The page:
Mars Curiosity Faces 'Most Challenging' Step

Rover prepares to drill into rock for first time in search for clues about mineral and chemical makeup and evidence of organic material.

Patience Wait, Contributor

January 16, 2013

3 Min Read

NASA Mars Mission: No Little Green Men -- Yet

NASA Mars Mission: No Little Green Men -- Yet

NASA Mars Mission: No Little Green Men -- Yet (click image for larger view and for slideshow)

NASA's Curiosity rover has uncovered new clues indicating that Mars once had moving water on its surface, and it is getting ready to drill into the planet's surface in search of further evidence.

In a Jan. 15 press briefing, NASA's Mars Science Laboratory researchers showed close-up photographs of the shallow depression, dubbed Yellowknife Bay, where the rover is located, about 500 meters west of its landing site. High-resolution photos of sand and rocks taken by Curiosity show signs of the presence of water in the past. Individual grains of sand have rounded edges from being "knocked around, busted up by some process," said Aileen Yingst of the Planetary Science Institute in Tucson and deputy principal investigator for the Mars Science Lab. "Because they're relatively large on the sand size spectrum, [that] indicates water."

The photos have exceptionally sharp resolution, with each pixel just 16 microns across. They're extreme close-ups of the planet's surface, taken from as close as 1 centimeter and of an area smaller than a postage stamp, Yingst said.

[ What does NASA have in store for 2013? Find out here: NASA Details 2013 Plans. ]

NASA scientists were excited to find that some Mars rocks have white veins of what appear to be hydrated calcium sulfates running through them. This shows water was present close to the surface of Mars, according to Nicholas Mangold of the University of Nantes, France and a member of the lab's Chemistry and Camera team.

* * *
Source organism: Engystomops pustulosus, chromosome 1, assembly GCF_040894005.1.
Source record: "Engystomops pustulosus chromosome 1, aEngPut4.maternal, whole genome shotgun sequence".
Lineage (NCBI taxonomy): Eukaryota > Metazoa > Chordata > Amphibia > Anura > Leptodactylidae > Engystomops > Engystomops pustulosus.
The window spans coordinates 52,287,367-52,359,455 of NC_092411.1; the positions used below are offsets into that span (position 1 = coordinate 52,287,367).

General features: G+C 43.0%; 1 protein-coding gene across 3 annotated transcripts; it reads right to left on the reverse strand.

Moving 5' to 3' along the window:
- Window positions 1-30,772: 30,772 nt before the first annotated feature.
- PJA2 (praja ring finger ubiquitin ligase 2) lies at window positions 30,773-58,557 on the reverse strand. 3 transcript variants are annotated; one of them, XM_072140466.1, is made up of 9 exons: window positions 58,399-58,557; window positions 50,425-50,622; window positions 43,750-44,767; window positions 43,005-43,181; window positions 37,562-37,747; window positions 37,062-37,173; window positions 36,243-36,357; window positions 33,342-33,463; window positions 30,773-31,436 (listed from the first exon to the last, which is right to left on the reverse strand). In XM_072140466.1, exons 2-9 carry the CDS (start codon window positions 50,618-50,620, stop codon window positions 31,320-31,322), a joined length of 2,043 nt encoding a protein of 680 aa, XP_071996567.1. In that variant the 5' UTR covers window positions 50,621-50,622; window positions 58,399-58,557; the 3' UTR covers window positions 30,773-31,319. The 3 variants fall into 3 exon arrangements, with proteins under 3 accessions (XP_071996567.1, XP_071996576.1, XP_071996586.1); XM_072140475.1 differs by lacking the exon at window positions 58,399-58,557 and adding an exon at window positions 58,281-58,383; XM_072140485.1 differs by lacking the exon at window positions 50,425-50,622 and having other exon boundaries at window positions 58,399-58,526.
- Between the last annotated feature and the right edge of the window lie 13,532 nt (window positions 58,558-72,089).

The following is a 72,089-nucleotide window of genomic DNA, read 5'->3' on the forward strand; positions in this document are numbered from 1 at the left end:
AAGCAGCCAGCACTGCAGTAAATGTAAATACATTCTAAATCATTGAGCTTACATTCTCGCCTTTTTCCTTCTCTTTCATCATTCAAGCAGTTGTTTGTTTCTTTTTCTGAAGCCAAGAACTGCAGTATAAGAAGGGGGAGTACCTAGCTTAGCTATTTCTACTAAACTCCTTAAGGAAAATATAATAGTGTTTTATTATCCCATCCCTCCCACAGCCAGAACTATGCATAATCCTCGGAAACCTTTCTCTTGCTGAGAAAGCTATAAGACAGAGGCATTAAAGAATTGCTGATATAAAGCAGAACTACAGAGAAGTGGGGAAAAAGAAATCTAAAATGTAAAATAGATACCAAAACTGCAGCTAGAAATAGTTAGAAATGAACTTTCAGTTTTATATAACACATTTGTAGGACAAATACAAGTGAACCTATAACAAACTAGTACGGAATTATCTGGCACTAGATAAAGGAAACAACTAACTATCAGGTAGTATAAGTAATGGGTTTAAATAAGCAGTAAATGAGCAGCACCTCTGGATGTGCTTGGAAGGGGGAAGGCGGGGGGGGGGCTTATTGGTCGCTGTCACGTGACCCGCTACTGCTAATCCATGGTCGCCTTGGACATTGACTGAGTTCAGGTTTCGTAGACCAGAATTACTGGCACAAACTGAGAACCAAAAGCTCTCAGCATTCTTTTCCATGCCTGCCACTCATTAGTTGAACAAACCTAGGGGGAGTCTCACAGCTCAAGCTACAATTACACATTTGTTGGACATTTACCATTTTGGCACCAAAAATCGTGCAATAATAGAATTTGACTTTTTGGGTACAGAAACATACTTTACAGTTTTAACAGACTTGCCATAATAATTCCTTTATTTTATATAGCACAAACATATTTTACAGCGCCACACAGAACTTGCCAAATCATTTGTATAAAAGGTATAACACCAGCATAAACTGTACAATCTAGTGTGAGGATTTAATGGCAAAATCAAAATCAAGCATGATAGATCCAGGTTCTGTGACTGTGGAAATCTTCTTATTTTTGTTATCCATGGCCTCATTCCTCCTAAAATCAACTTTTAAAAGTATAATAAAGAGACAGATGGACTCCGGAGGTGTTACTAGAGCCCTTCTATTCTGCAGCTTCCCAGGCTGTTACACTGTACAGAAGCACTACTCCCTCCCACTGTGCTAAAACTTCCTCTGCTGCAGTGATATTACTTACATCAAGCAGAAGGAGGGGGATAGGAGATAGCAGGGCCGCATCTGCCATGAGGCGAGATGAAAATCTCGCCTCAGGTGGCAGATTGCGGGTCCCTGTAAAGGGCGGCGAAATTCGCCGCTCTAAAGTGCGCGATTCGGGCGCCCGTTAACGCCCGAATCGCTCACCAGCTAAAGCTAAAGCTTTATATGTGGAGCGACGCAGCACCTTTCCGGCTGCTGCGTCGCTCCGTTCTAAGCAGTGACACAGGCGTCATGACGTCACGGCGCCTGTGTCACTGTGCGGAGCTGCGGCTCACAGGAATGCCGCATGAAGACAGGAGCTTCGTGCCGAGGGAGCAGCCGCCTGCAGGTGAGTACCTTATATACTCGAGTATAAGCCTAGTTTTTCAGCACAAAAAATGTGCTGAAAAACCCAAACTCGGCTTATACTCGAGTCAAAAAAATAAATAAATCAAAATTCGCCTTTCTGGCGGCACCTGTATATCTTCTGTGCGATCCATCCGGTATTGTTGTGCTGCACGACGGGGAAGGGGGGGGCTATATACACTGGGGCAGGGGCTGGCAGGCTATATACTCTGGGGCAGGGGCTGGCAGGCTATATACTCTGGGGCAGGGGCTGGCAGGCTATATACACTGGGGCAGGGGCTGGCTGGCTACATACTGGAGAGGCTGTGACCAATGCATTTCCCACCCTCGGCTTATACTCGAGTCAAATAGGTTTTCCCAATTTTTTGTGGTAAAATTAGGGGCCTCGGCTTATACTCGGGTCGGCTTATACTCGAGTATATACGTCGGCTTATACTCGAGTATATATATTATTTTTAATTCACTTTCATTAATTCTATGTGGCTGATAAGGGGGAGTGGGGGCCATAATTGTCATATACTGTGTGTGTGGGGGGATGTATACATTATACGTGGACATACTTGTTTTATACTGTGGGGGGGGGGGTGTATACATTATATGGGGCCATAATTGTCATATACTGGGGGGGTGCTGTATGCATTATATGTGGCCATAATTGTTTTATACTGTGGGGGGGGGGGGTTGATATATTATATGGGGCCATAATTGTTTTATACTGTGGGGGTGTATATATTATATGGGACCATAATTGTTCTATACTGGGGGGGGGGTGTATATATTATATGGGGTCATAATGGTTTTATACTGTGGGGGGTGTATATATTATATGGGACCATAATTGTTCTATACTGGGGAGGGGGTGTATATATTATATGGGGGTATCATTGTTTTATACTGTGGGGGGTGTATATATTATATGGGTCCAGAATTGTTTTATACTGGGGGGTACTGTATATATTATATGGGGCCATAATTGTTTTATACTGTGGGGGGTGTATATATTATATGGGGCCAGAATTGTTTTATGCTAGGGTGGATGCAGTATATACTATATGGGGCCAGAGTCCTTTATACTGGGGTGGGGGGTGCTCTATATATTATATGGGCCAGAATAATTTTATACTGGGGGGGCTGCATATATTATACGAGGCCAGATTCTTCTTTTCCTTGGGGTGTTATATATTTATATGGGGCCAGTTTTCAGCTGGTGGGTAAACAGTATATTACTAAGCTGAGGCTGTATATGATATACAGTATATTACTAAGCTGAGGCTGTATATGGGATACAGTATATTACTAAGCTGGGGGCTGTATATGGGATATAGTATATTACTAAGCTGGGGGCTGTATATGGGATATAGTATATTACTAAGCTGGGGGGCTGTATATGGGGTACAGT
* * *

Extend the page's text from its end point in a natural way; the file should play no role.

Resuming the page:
There has been some buzz on the Internet about an unusual grain of stone photographed by Curiosity, but Yingst wouldn't speculate on its composition. "It's interesting because of its color, luster and shape," she said. "That light color is indicative, but not determinative. It's not something you'd normally use to [distinguish it] from other grains."

NASA will continue to search for signs of water, and ultimately signs of life, as it begins drilling into the Martian surface for the first time. Curiosity is heading toward a nearby rock, where it will conduct its first drilling experiment. The area was chosen because it shows evidence of "a different type of wet environment" than the dry streambed where the vehicle landed in August.

Curiosity has previously scooped Martian soil and analyzed it. Project manager Richard Cook called the upcoming drilling procedure, which will take place within the next two weeks, the mission's "most challenging activity" since the rover landed. The drill will go to a maximum depth of only 5 centimeters, but scientists hope to learn its mineral and chemical composition and the isotope ratios of sediments, and to look for signs of organic material.

The Mars Science Lab team at NASA's Jet Propulsion Laboratory in Pasadena, Calif., is assessing "unexpected features" of the Mars landscape revealed by Curiosity's Mast Camera, including rock veins, nodules, cross-bedded layering, holes in the ground and a "lustrous" pebble embedded in sandstone.

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Patience Wait


Washington-based Patience Wait contributes articles about government IT to InformationWeek.

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